Fur chewing (clipping) and tail biting are common abnormal behaviors of mink and may be caused by boredom resulting from relatively barren captive environments. Fur chewing decreases value of the pelt, and chronic tail biting may result in infection or fatal hemorrhage. Enhancing the pen environments of mink with shelves and various manipulable resources may help to reduce stress and boredom associated with captivity. Mink demonstrating these behaviors may need to be culled. Differential diagnoses include fighting between cagemates, dermatophytosis, and ectoparasite infestations, and pelts should be examined for evidence of fungal infections and ectoparasites, such as lice (ie, Stachiella larseni).
Starvation and chilling may cause death in mink fed inadequate fat or provided with too little feed during the winter and early spring. Affected mink are thin and may die peracutely. Such deaths usually occur after the environmental temperature decreases suddenly, especially in the early spring when mink are being brought into breeding condition. Postmortem examination reveals emaciation and an absence of body fat, in some cases accompanied by hepatic lipidosis and gastric ulceration. This is preventable with proper management of mink.
Dermatophytosis (ringworm) occurs sporadically in mink as patchy alopecia with crusting. Fungal culture of crusts or hair from affected areas and microscopic evaluation of punch biopsies for fungal hyphae may be used to confirm the diagnosis. Both Trichophyton and Microsporum spp may be isolated. Domestic animals, such as cats, are common carriers of ringworm and should not be permitted to enter mink sheds. Dermatophytosis should be differentiated from dermatitis arising from sarcoptic mange or other ectoparasite infestations, such as lice.
Gastric ulcers are commonly seen at postmortem examination in mink and are a nonspecific indication of stress. Red or dark intestinal contents and tarry feces may be seen concurrently in animals with gastric ulceration. Management factors, including adequacy of diet and maintenance of optimal body condition, should be evaluated as a preventive measure.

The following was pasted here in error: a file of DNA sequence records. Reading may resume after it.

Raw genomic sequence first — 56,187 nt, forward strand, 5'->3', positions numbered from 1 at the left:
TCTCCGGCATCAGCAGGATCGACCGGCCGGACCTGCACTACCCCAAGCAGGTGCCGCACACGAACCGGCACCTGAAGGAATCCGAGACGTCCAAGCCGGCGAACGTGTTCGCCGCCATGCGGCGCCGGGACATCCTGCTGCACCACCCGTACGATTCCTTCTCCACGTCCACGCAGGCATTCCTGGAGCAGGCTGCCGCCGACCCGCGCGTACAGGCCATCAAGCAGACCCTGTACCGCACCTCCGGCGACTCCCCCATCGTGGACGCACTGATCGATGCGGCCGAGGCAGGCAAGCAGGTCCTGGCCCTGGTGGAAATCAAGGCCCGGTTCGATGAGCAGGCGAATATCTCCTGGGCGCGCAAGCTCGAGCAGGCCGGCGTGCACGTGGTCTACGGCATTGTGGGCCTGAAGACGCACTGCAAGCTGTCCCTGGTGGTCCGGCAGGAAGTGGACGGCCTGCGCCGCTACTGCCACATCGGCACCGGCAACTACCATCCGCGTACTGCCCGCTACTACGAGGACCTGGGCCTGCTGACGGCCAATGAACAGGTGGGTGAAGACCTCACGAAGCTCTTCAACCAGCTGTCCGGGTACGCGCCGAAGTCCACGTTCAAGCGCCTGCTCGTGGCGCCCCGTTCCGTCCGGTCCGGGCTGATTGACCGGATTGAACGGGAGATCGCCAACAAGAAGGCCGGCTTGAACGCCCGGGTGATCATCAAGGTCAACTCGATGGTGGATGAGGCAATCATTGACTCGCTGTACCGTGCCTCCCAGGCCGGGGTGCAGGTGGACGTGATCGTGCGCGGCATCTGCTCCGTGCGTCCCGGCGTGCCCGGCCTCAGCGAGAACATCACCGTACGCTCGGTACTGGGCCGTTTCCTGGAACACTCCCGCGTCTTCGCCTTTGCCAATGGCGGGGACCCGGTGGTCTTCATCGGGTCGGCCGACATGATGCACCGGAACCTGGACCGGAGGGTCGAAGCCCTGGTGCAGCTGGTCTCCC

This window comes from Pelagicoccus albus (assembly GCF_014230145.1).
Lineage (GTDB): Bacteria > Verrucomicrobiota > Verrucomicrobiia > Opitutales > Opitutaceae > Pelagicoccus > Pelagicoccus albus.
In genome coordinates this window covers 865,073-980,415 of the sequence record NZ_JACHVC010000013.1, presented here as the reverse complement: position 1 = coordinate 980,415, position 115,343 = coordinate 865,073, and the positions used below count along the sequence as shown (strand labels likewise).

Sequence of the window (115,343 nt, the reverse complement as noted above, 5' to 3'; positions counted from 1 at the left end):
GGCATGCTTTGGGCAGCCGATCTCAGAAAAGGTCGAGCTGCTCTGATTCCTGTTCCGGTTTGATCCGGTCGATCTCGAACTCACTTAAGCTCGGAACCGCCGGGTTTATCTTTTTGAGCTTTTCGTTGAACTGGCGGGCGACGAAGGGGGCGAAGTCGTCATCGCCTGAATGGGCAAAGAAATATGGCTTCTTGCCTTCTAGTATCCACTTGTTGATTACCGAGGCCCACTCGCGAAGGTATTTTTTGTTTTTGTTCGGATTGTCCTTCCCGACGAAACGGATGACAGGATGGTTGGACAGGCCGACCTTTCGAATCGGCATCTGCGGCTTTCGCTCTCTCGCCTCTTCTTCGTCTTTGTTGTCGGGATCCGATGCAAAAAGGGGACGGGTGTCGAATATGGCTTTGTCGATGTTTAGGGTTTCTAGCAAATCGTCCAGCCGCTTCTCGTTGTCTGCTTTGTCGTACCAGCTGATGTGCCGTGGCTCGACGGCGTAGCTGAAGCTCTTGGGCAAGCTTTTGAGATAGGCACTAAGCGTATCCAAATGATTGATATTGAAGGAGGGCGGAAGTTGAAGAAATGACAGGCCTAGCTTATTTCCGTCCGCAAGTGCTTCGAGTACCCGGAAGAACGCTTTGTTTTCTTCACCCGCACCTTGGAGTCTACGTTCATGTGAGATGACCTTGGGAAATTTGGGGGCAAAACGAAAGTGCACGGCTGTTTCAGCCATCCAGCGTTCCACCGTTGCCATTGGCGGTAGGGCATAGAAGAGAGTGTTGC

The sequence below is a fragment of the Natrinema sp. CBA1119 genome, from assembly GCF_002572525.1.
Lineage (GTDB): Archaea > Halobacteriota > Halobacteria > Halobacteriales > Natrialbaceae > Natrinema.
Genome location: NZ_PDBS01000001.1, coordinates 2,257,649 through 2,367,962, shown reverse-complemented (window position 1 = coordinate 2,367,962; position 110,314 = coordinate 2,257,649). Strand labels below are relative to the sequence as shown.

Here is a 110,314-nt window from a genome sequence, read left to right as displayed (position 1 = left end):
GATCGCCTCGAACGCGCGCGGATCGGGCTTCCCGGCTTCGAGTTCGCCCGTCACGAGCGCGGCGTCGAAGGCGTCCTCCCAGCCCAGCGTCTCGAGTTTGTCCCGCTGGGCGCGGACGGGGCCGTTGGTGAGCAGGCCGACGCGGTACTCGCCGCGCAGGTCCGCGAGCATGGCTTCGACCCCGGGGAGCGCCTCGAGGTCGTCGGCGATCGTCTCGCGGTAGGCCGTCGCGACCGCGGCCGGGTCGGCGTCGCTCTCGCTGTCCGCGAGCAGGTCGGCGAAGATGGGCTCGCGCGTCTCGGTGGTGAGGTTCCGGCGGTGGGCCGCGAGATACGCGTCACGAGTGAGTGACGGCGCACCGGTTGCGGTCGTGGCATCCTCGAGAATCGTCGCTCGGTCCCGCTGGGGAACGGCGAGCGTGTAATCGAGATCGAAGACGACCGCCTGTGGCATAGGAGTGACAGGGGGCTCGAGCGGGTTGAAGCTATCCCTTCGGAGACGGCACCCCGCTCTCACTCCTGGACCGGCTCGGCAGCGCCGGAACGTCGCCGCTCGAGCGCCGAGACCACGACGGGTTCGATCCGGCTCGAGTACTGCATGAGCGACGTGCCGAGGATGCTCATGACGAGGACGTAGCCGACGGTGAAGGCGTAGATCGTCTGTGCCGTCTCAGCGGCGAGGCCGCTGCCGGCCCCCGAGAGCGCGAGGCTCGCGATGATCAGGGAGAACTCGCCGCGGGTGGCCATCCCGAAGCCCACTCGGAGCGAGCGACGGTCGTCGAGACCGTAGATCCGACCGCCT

Hereditary diseases include hydrocephalus, hairlessness, the abnormal behavioral pattern termed screw neck, bobbed tails, Ehlers-Danlos syndrome, hemivertebrae, and tyrosinemia. Culling the sire, dam, and littermates of affected mink is necessary for control.
Coccidiosis, caused by infection with either Eimeria or Isospora spp, occasionally causes losses in young mink shortly after weaning, when maternal antibody concentrations are low. Affected mink have diarrhea, blood-tinged feces, dehydration, and weight loss. Diagnosis may be confirmed by examination of the feces or intestinal contents for oocysts or via histologic evaluation of intestinal tissue. Coccidiostats may be administered to control outbreaks. Infection can be prevented with good sanitation and regular manure removal. It may be seen in conjunction with mink viral enteritis outbreaks.
Myiasis can develop in mink when Wohlfahrtia spp flies lay maggots directly on the skin of kits. The larvae penetrate the skin and produce inflammation and lesions resembling abscesses. Affected kits become restless, lose body condition, and may die. Malathion dust (5%) placed beneath the litter in the nest boxes beginning a few days before the flies appear may help prevent infestation. The dust should not be used before whelping or until the kits are 1 week of age. Treatment may be repeated once after a 2-week interval. Myiasis is rare in mink. (Also see Cuterebra Infestation in Dogs and Cats.)
Tangled umbilical cords may occur occasionally at whelping, such that kits are tightly associated and cannot be separated. Umbilical cords can be cut with sterile scissors or scalpels to separate kits and return them to their dam.